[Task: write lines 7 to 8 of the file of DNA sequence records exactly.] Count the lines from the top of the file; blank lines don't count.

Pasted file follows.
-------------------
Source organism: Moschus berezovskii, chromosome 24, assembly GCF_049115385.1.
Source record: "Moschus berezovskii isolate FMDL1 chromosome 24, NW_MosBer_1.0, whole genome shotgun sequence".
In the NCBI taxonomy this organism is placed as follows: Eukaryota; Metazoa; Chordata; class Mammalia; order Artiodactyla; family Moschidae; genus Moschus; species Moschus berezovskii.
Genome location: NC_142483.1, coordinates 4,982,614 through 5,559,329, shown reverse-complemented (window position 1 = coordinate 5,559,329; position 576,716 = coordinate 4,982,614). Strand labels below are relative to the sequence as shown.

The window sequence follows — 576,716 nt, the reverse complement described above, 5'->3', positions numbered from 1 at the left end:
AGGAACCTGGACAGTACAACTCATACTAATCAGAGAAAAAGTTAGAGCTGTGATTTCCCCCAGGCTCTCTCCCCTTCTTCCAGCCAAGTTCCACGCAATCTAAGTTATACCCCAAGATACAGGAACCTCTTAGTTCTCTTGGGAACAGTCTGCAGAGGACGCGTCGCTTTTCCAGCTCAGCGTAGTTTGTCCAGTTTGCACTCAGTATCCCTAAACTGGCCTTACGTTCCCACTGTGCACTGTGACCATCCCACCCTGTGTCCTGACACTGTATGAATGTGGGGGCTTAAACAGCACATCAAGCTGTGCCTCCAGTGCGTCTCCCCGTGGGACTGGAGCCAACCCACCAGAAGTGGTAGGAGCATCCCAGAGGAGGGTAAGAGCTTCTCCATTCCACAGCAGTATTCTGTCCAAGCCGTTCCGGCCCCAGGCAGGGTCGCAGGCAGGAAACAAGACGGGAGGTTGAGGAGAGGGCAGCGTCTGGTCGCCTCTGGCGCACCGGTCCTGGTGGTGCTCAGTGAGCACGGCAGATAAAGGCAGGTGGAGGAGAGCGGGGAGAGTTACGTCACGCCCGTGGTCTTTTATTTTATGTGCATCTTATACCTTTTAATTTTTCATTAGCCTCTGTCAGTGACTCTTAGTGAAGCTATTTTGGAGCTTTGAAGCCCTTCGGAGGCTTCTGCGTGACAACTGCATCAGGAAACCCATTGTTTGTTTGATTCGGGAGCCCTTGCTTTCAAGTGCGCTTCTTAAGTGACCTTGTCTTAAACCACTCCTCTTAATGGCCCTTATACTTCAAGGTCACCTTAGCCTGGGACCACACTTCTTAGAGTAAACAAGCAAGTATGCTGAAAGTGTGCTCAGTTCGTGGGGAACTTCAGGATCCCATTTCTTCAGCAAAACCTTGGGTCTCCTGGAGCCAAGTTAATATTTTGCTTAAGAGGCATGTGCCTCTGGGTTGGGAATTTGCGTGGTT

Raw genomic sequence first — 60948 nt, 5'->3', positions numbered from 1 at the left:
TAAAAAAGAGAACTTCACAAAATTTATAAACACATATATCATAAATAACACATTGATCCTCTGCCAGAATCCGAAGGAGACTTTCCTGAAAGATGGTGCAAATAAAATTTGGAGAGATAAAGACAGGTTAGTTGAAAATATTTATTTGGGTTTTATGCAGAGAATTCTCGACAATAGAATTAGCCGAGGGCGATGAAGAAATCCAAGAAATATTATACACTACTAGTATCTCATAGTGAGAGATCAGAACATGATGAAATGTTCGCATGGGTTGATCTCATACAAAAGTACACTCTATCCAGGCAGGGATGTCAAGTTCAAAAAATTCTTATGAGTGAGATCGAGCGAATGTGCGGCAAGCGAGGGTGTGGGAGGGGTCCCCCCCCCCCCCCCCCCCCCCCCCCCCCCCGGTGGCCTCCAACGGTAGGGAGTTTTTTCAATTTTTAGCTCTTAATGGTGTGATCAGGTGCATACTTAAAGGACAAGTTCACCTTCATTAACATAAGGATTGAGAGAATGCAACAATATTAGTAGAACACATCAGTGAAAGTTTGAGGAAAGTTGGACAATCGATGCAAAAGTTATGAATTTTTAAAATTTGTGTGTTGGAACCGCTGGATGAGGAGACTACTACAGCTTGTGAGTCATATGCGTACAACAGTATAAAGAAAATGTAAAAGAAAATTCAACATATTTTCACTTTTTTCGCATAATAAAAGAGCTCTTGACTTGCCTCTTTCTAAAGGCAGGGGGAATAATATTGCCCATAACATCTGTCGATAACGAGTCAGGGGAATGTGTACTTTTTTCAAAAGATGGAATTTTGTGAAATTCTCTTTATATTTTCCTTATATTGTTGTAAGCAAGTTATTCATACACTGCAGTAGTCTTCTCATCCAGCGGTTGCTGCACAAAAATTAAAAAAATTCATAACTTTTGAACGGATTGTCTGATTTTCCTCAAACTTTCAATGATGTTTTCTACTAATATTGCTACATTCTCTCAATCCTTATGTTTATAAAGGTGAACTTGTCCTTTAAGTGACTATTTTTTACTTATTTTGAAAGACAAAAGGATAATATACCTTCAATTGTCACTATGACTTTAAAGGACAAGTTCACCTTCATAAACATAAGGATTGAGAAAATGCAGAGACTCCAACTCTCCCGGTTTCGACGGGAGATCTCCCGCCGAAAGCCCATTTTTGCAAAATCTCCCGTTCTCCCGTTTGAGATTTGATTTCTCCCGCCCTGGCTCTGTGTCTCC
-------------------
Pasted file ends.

Raw genomic sequence first — 60948 nt, 5'->3', positions numbered from 1 at the left:
TAAAAAAGAGAACTTCACAAAATTTATAAACACATATATCATAAATAACACATTGATCCTCTGCCAGAATCCGAAGGAGACTTTCCTGAAAGATGGTGCAAATAAAATTTGGAGAGATAAAGACAGGTTAGTTGAAAATATTTATTTGGGTTTTATGCAGAGAATTCTCGACAATAGAATTAGCCGAGGGCGATGAAGAAATCCAAGAAATATTATACACTACTAGTATCTCATAGTGAGAGATCAGAACATGATGAAATGTTCGCATGGGTTGATCTCATACAAAAGTACACTCTATCCAGGCAGGGATGTCAAGTTCAAAAAATTCTTATGAGTGAGATCGAGCGAATGTGCGGCAAGCGAGGGTGTGGGAGGGGTCCCCCCCCCCCCCCCCCCCCCCCCCCCCCCCGGTGGCCTCCAACGGTAGGGAGTTTTTTCAATTTTTAGCTCTTAATGGTGTGATCAGGTGCATACTTAAAGGACAAGTTCACCTTCATTAACATAAGGATTGAGAGAATGCAACAATATTAGTAGAACACATCAGTGAAAGTTTGAGGAAAGTTGGACAATCGATGCAAAAGTTATGAATTTTTAAAATTTGTGTGTTGGAACCGCTGGATGAGGAGACTACTACAGCTTGTGAGTCATATGCGTACAACAGTATAAAGAAAATGTAAAAGAAAATTCAACATATTTTCACTTTTTTCGCATAATAAAAGAGCTCTTGACTTGCCTCTTTCTAAAGGCAGGGGGAATAATATTGCCCATAACATCTGTCGATAACGAGTCAGGGGAATGTGTACTTTTTTCAAAAGATGGAATTTTGTGAAATTCTCTTTATATTTTCCTTATATTGTTGTAAGCAAGTTATTCATACACTGCAGTAGTCTTCTCATCCAGCGGTTGCTGCACAAAAATTAAAAAAATTCATAACTTTTGAACGGATTGTCTGATTTTCCTCAAACTTTCAATGATGTTTTCTACTAATATTGCTACATTCTCTCAATCCTTATGTTTATAAAGGTGAACTTGTCCTTTAAGTGACTATTTTTTACTTATTTTGAAAGACAAAAGGATAATATACCTTCAATTGTCACTATGACTTTAAAGGACAAGTTCACCTTCATAAACATAAGGATTGAGAAAATGCAGAGACTCCAACTCTCCCGGTTTCGACGGGAGATCTCCCGCCGAAAGCCCATTTTTGCAAAATCTCCCGTTCTCCCGTTTGAGATTTGATTTCTCCCGCCCTGGCTCTGTGTCTCC